NEW YORK (TheStreet) -- Shares of Twitter (TWTR) are retreating, down 2.67% to $34.94 on heavy volume in midday trading Monday, after TheStreet's Jim Cramer, Portfolio Manager of the Action Alerts PLUS Charitable Trust Portfolio explained on CNBC's Squawk on the Street segment this morning why the social media company's lack of a plan is a problem.
On Friday, CNBC's David Faber interviewed outgoing Twitter CEO Dick Costolo and Twitter co-founder Jack Dorsey, who will step in as interim CEO effective July 1.
After watching the interview, Cramer said he thought they sounded arrogant. Costolo and Dorsey wouldn't admit that they messed up and don't have the company under control, he added.
In TheStreet's video this morning, Cramer noted that he's appalled after Dorsey said he believes in the company's current strategy in the CNBC interview last week.
This morning, Prince Alwaleed bin Talal, a major investor in Twitter, said he would support chairman Jack Dorsey if he wanted to take the CEO job on a permanent basis, CNBC reports.
Earlier, the Financial Times reported that the prince was against the idea of Dorsey being the permanent CEO.
About 19.84 million shares of Twitter have exchanged hands as of 12:05 p.m. ET today, compared to its average trading volume of about 18.86 million shares a day.
San Francisco-based Twitter is a global platform for public self-expression and conversation in real time, where any user can create a tweet and any user can follow other users.
The company generates its advertising revenue primarily from the sale of its three promoted products which include promoted tweets, promoted accounts and promoted trends.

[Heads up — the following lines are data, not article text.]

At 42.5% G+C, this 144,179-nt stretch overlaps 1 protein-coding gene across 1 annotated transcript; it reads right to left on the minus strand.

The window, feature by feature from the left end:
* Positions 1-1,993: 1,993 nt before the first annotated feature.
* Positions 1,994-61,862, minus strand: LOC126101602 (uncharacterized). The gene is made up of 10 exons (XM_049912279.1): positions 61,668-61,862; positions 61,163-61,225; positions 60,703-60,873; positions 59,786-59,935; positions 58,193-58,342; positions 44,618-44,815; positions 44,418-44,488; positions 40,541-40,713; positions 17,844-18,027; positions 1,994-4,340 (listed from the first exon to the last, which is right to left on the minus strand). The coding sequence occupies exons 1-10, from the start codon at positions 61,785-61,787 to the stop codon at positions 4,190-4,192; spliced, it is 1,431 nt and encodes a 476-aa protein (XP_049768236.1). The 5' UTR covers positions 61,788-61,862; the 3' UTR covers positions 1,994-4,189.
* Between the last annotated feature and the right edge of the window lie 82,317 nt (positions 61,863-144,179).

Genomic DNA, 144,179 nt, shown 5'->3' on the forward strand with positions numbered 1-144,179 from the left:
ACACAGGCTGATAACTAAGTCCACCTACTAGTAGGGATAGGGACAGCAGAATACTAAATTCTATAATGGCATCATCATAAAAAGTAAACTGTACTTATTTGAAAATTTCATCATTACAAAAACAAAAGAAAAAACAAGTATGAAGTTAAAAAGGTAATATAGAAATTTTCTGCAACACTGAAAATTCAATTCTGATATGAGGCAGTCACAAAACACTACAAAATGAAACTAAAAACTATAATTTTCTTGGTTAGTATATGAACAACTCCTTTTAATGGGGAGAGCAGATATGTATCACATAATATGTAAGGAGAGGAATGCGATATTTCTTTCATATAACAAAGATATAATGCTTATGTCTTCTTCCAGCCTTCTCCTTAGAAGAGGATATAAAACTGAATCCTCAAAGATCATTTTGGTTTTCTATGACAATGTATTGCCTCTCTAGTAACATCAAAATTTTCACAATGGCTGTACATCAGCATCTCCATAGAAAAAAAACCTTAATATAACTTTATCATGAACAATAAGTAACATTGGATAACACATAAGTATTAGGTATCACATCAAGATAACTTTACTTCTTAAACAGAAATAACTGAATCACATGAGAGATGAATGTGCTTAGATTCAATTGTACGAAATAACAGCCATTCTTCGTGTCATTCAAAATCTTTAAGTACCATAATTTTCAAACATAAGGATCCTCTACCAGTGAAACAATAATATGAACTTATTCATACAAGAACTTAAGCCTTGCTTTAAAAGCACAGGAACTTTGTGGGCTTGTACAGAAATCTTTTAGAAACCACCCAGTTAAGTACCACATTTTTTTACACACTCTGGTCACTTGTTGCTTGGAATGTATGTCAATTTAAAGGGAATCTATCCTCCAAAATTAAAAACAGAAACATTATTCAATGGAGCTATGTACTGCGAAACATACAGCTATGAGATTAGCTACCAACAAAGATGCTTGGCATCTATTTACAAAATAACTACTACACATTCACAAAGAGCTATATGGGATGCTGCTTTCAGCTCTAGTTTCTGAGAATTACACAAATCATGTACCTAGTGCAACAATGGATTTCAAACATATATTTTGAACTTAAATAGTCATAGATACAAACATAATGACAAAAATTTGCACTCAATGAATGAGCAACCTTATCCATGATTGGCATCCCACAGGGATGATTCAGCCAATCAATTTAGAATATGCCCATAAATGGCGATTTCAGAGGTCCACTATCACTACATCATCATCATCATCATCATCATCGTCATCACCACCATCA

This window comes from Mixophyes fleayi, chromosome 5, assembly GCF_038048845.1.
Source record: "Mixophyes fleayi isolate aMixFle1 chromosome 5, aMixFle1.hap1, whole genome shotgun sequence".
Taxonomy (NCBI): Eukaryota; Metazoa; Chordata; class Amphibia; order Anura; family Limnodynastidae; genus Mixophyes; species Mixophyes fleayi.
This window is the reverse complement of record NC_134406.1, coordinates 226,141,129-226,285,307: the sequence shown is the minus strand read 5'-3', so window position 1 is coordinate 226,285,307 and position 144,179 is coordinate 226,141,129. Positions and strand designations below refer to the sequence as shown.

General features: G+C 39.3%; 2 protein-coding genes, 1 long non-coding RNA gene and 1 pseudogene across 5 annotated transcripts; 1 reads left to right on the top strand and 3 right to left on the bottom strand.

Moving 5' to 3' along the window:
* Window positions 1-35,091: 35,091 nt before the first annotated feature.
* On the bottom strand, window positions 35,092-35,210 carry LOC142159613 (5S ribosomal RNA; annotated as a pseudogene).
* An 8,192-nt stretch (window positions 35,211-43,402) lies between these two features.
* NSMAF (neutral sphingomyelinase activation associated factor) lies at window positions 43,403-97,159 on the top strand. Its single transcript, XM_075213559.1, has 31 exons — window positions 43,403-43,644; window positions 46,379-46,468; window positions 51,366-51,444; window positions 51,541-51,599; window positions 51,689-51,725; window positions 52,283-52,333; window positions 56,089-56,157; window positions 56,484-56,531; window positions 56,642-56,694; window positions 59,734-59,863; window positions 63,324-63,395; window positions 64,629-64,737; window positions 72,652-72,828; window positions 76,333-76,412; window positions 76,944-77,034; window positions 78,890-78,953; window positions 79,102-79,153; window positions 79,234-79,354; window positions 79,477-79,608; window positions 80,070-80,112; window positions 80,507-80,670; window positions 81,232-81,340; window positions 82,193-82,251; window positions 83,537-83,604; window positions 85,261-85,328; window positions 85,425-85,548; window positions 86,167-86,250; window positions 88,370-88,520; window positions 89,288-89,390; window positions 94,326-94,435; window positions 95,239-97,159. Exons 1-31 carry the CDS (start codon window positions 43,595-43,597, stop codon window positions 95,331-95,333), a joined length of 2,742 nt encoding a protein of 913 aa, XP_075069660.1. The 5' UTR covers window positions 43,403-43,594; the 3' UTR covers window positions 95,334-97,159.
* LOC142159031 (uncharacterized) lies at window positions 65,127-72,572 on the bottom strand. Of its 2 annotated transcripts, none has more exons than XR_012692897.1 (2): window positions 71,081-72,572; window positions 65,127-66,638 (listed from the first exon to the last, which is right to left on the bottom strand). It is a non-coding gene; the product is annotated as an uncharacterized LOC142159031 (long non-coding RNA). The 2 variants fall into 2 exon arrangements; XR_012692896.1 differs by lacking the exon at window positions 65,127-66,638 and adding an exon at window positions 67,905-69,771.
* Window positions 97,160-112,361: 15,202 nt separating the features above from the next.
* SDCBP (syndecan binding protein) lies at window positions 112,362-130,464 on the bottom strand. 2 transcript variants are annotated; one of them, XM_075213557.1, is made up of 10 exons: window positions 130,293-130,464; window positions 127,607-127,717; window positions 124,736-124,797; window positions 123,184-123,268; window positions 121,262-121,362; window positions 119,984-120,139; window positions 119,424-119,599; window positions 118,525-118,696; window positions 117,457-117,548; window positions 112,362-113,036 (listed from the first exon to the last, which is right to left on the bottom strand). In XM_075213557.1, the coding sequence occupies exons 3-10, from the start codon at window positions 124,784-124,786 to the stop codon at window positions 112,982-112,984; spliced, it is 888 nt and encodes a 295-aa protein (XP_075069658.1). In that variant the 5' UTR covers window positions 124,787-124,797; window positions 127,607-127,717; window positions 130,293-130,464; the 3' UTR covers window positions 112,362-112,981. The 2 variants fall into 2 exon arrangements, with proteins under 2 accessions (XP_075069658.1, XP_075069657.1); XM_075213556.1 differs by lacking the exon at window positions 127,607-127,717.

Insight from TheStreet's Research Team:
Jim Cramer commented on Twitter in a recent post on RealMoney.com. Here is what Cramer had to say about the stock:
Here's how you handle the Twitter (TWTR) situation if you are on the board of Twitter.
You first say, "We have a real problem here, we are not living up to our potential. It might be because we don't have the right product. It might be because we don't have the right people at the helm. It might be because it is too hard to use. Maybe it is because the customers don't like it as much, and that's why they aren't signing up as they used to. Or maybe the sponsors and advertisers don't like it because they aren't getting success from it, and they want a better return.
So, let's do this.
Let's fire Costolo because he's so uncertain of himself and seems so lacking in understanding of the depth of the problems, and let's select someone from the board who can run a search, or alternatively, if it is true that he's wanted to leave for some time, then we should have been interviewing for months and be ready with the announcement."
Want more information like this from Jim Cramer BEFORE your stock moves? Learn more about RealMoney.com now.